The Tax Lawyer

The Tax Guide to Offshore Lending

David S. Miller


Banks are no longer in the business of making and holding corporate loans.  In 1994, banks purchased 30% of all primary leveraged loans. In 2018, they purchased 3%. In the mid-1990s, U.S. and foreign banks funded more than 70% of institutional leveraged loans. In the first half of 2019, they funded less than 11%.

The banks have largely been replaced as holders of loans by nonbanks, like collateralized loan obligation vehicles (CLOs) and offshore funds. Banks continue to arrange loans and sell them in an “originate and sell” model.  Offshore funds and CLOs often buy these loans.  Increasingly, offshore funds are engaging in direct lending activity: The fund (through its manager in the United States) – and not a bank – will originate the loan directly and hold it.  Between 2010-2015, 32% of all loans were extended by nonbanks. Altogether the U.S. private debt market was about $700 billion in 2018.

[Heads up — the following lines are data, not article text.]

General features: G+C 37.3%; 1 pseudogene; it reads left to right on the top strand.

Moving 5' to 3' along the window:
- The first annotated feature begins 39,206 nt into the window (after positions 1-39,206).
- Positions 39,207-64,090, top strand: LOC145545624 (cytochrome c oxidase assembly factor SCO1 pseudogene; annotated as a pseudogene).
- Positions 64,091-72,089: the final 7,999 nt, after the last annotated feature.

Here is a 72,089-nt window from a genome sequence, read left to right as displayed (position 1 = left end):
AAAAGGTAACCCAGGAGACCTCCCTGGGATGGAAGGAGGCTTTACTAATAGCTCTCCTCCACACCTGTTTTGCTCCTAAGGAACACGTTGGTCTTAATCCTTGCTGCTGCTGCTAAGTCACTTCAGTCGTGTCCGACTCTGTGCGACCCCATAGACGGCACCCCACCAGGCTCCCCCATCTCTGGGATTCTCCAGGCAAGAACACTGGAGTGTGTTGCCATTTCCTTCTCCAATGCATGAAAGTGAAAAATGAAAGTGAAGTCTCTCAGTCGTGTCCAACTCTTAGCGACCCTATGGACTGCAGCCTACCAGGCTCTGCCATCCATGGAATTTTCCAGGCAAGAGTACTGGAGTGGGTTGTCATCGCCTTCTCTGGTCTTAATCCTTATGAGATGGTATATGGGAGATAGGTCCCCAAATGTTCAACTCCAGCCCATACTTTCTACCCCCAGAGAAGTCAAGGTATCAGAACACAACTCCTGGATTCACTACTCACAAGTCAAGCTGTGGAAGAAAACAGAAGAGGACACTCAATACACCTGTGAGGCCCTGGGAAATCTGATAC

When a U.S. bank, or the U.S. branch of a foreign branch, originates and holds a loan, it pays U.S. income tax on its origination fees, and on the continuing interest income it receives.  When banks engaged in this business of making and holding loans, if an offshore fund could engage in the same business through personnel located in the United States and avoid U.S. tax on its interest income could undercut U.S. banks.  This is the policy basis behind taxing offshore loan-originating funds that have U.S. managers.  However, when banks operate under an “originate and sell” model, they are taxed at the same rate on the same activities as the managers for offshore funds.